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Consumers continue to ditch uncompetitive energy giants

08 September 2014

Seven out of ten energy switchers opt for smaller providers.

Over the last six months, 71%* of households that have switched energy provider have chosen deals from smaller ‘challenger’ brands, including Extra Energy, First Utility and Ovo Energy. Fewer than a third have taken up tariffs from the ‘big six’ – EDF Energy, ScottishPower, SSE, E.on, Npower, and British Gas.

Table showing proportion of energy switches to either ‘big six’ or smaller energy suppliers over the last six months








Big six








Small provider








Jeremy Cryer, energy spokesperson at Gocompare.com, said: "Consumers' preference for smaller energy providers over the last six months comes as no surprise, particularly as the UK's 'big six' suppliers have all failed to offer competitive tariffs during that time. If this continues, small energy providers are likely to benefit further from the consumer backlash against the energy giants.

"Currently, Extra Energy and First Utility are both offering combined gas and electricity tariffs with an average annual cost of less than £1,000. These deals, coupled with a growing realisation among consumers that small energy companies can be just as reliable as their big competitors, has clearly encouraged a lot of people to make the switch. 

"At present, just two of the top ten cheapest duel fuel tariffs are offered by big six suppliers, namely ScottishPower and EDF Energy, coming in 9th and 10th respectively. Although customer service, flexible account management, low or no early exit fees, and reputation are all important considerations when choosing a supplier, while consumers continue to face expensive bills, price remains a big deciding factor. And because of this, for now, the small fish are causing big ripples on the pond.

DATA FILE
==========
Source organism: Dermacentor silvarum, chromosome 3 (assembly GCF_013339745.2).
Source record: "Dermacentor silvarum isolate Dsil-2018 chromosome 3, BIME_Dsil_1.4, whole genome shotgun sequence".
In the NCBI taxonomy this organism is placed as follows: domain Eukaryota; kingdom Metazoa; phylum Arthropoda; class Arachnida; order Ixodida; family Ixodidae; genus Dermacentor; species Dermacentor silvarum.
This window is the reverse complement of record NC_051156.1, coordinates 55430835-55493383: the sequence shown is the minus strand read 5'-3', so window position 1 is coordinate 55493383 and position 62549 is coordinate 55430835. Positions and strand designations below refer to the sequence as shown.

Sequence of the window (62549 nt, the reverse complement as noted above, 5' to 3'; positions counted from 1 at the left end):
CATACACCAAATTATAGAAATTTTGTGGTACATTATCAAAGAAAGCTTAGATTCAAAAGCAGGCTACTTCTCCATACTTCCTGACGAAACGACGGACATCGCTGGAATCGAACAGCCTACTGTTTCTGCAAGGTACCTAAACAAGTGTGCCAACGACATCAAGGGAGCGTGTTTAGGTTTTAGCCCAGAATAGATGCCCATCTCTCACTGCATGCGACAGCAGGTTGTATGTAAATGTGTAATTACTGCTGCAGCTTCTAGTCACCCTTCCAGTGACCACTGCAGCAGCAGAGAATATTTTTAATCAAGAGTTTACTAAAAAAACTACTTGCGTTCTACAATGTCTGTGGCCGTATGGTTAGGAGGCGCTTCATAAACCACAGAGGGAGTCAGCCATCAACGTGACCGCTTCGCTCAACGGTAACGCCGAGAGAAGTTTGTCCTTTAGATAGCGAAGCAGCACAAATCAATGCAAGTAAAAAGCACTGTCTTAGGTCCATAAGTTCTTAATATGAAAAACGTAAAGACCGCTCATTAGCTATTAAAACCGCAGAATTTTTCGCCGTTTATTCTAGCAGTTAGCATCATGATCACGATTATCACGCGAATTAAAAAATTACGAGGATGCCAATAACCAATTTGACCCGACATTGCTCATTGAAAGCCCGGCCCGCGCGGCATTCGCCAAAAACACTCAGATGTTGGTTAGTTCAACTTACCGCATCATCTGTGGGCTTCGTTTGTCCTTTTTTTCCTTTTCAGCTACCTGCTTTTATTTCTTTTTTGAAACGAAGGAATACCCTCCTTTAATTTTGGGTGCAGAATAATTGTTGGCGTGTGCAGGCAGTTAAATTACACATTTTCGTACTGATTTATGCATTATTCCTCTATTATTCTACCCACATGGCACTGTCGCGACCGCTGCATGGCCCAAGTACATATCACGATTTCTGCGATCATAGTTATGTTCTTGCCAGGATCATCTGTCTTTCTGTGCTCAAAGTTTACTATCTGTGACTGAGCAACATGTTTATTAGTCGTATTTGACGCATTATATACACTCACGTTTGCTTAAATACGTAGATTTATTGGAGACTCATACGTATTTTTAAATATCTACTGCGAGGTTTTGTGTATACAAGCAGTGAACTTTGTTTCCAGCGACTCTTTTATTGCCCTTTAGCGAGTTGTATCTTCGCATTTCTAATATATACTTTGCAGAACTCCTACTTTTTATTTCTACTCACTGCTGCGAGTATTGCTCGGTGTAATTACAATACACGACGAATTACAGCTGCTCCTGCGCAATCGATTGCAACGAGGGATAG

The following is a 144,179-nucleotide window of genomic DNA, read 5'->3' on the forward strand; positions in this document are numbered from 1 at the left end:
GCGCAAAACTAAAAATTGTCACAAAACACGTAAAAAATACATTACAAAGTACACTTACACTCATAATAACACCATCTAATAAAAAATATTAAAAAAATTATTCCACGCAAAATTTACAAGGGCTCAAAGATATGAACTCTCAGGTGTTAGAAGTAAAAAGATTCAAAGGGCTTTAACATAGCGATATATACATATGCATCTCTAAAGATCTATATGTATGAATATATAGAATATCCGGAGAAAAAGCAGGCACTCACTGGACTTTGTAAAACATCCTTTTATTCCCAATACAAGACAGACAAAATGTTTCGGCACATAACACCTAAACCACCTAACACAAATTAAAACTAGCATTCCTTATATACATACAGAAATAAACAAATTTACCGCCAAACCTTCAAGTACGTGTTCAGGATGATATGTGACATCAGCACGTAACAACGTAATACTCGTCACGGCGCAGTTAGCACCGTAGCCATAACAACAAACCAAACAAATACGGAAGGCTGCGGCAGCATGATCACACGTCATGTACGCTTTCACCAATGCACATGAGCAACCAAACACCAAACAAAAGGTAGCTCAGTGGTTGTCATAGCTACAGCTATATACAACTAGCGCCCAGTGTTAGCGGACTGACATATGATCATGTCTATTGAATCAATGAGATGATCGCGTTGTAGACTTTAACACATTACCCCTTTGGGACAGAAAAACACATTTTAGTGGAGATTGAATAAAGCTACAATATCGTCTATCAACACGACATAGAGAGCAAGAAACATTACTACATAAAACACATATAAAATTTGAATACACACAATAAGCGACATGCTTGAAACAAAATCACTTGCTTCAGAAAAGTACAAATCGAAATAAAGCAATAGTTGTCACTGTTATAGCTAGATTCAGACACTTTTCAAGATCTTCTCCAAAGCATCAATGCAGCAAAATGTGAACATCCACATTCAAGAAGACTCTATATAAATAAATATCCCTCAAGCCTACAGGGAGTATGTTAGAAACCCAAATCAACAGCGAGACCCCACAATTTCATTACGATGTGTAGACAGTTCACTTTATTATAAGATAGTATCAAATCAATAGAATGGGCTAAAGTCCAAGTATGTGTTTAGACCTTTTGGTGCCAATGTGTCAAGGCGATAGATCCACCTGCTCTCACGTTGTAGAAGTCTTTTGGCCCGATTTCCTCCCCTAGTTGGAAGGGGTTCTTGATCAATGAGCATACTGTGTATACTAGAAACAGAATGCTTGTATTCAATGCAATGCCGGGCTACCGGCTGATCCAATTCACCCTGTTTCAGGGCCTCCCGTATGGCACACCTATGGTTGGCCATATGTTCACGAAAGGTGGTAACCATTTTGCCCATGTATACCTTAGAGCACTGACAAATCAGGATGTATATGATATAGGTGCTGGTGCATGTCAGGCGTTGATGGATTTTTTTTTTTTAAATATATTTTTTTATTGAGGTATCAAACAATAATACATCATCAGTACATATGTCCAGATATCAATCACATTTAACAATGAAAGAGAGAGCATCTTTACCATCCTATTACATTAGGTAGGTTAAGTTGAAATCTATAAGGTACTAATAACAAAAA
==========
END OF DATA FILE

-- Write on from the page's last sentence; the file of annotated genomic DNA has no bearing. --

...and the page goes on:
"It's important that people take an active interest in the management of their household outgoings to ensure they're getting good value for their money. When comparing energy tariffs don't focus on the brand, but instead try to establish whether or not you will get the service you want, at a good price.

"Be sure to shop around carefully, as the right provider and tariff for you will depend upon your specific details, including your energy consumption, address, and whether you are happy to manage your account online or prefer paper bills and phone support."

Top ten cheapest tariffs



Annual cost

Early exit fees

Extra Energy

Fresh Fixed Price Oct 2015 v1


£25 per fuel

First Utility

iSave Fixed v30 October 2015


£30 per fuel

Sainsbury’s Energy

Fixed Price October 2015


£30 per fuel

Ovo Energy

Better Energy Fixed (Online)


£30 per fuel

Green Star Energy

Rate Saver 12 Month Fixed 1408 Paperless


£30 per fuel

Extra Energy

Clear Fixed Price Oct 2015 v1


£25 per fuel

Extra Energy

Bright Fixed Price Oct 2015 v1


£25 per fuel

Cooperative Energy

Fair & Square October 2015


£25 per fuel


Online Fixed Price Energy October 2015



EDF Energy

Blue+ Price Promise February 2016



Based on dual fuel, payment by monthly direct debit, averaged across all UK regions and for households with an annual energy usage of 13,500kWh gas and 3,200kWh electricity (medium user). Correct as of 04/09/2014.

For more information on smaller energy suppliers, read Gocompare.com's com's guide, here: http://www.gocompare.com/gas-and-electricity/small-energy-suppliers/

Gocompare.com's top tariff tips:

  • Sign up online - online tariffs are usually the cheapest option. You won't get paper bills and will be able to submit meter readings and manage your account via your supplier's website or, in some cases, through smartphone apps. If you prefer to manage your account offline be sure to check the small print though, as some suppliers will charge extra for paper bills and telephone support.
  • Combine fuels - if you have both mains gas and electricity, it's worth considering signing up to a dual fuel tariff with the same supplier. It can save you money as energy companies may give discounts for buying both fuels from them.
  • Pay by monthly direct debit - this is the cheapest payment method. However, make sure you supply monthly meter readings to avoid over- or under-paying and potentially ending up having to up your monthly payment significantly.
  • Fix - signing up to a fixed tariff can be a gamble, as you won't benefit from any price reductions, but if it's consistency in energy pricing you're after, these tariffs are for you. Be aware that most suppliers, but not all, charge cancellation fees should you terminate your contract early, though.
  • Shop around regularly - if you find that you could be paying less for your energy elsewhere, switch. Likewise, when you get a letter from your supplier informing you that your current deal is coming to an end, go to a comparison site and compare the tariffs available immediately. It takes around four to six weeks to transfer from one supplier to another, so as soon as you get this letter it's time to look at what other tariffs are available.


Notes to editors

*Based on customers who switched energy provider using Gocompare.com between 20 February 2014 and 31 July 2014.